Berlin is a cultural mash-up of global influences, making it a fitting home base for Multi Culti’s eclectic musical imprint. Reaching deep into the sonic archives of faraway traditions, tribes and travellers, they’re bringing some of the best ethnic-infused releases to the fore. We stopped by the Muti Culti headquarters and pop-up shop in Berlin to talk music, magic and the multi-dimensional mind.
Multi Culti is the love child of Montréal’s Thomas Von Party and Australian-born Dreems (Angus Gruzman). Both are producers and musical journeymen in their own right. Having lived out chapters of their own projects, the pair decided to unite and conquer new creative ground together. “At this point, it’s bordering on a life partnership” teases Thomas, talking about the pleasure of a creative and working relationship underpinned by a “deep brotherhood and a shitload of laughs”.
Multi Culti features a multifaceted bunch of producers from all around the world, including Ecuador‘s Andes-step hero Nicola Cruz and the Red Axes crew from Israel. And with the usual techno sound of Berlin feeling a little constrained and exhausted, the label’s presence in the city is a breath of fresh air.
The label, just like the aesthetic at play, is about colour, contrast and change; it’s about new ideas and mind-expanding matter. It lives from a boundless musical interest, which moves beyond the overtly branded, cross-cultural genre of its name and into the personalities of the off-kilter, plant-worshipping and musically minded humans it represents.
Hidden on an unremarkable, grey street in Neukölln, that feeling of warmth, extrasensory alignment and elevated vibes can be felt oozing from the Multi Culti headquarters, studio and temporary pop-up shop. The space is adorned with tassels, textiles, trinkets and talismans, making for a kaleidoscopic explosion of colourand walls dripping with playful psychedelia.
Thomas always found himself interested in the art and essence of a great party, creating a portal of stellar vibes, “with music you would want to listen to no matter if it’s night or day, and where people feel relaxed, inspired and stimulated enough to hang about for hours”.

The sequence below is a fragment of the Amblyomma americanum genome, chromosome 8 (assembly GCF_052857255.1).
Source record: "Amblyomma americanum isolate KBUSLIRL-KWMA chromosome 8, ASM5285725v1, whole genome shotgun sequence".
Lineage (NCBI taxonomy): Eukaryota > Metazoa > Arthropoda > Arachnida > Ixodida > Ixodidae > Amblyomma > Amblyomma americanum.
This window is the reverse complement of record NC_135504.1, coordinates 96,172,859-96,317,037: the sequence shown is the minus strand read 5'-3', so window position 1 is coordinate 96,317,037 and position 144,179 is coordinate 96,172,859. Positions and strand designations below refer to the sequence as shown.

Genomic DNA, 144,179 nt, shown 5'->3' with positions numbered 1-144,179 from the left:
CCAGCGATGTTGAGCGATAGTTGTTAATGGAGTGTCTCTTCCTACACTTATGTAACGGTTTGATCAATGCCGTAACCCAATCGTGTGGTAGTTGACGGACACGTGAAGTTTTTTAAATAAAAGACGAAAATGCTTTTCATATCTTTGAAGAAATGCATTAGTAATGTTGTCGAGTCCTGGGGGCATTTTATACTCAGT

On making Berlin the label’s home base, Thomas remarks that the city is “an incredible hub, especially in the summertime. There is a great scene in Europe, more than anywhere else. The artists and promoters are here, and a lot of the structures to support music are here”.
For some, the implications of unearthing music and using samples from different musical and cultural traditions that are not your own is a touchy subject. But for Thomas, it is simply a matter of human expansion. “When you take an interest in things that aren’t from your own culture, it’s a very healthy thing. It’s a very healthy thing to look anywhere you can for good ideas”.
His sentiments follow the logic of English musician, author and cultural professor David Toop, who describes the “electronic listening music of today as a prime example of an art form derived from and stimulated by countless influences” that entwine our political, cultural and technological histories and evolution.
It also comes down to intention, says Thomas. “It depends on how you see it, and I tend to follow my heart with these things. I always see it as injecting new life into something. Even when some things could be taken out of context, there is enough of a feeling that resonates in the sound”.
Given this, perhaps the most encompassing and honest way to describe Multi Culti’s musical flavour is to use the label’s own words, calling it: ‘Music to trip to. Music to meditate on. Music to heal the world. Music to upgrade your DNA. Music to teach you. MUSIC TO MULTIPLY YOUR MIND’.
The next Multi-Culti compilation series is called TRANCELATIONS and tries to address these issues in some way. “But in all honesty” says Thomas, “people are sensitive these days, particularly when you find yourself existing in a world preoccupied with identity politics, you take risks in no matter which arena you step into”.
Thomas is also the booker for Datcha nightclub in Montréal, where he says he can feel the acuteness of those concerns when dealing with a lot of different peoples ideas and reactions.
“It’s amazing that people want to go further with open-minded acceptance, but a lot of the time, the way it plays out in conversation turns into a crazy minefield of being offended. I guess I don’t have much patience for that kind of thing. I’m anti-bullying, but other than that I think people should relax”.
For those who missed the first temporary ‘head-space’ shop and live stream in Neukölln, it is set to became a monthly happening in Berlin, where people can buy the label’s latest records clothes, fabrics and teas. For now, Multi Culti have put together a playlist on Spotify of some of the magic that was played at the first opening, for your streaming pleasure.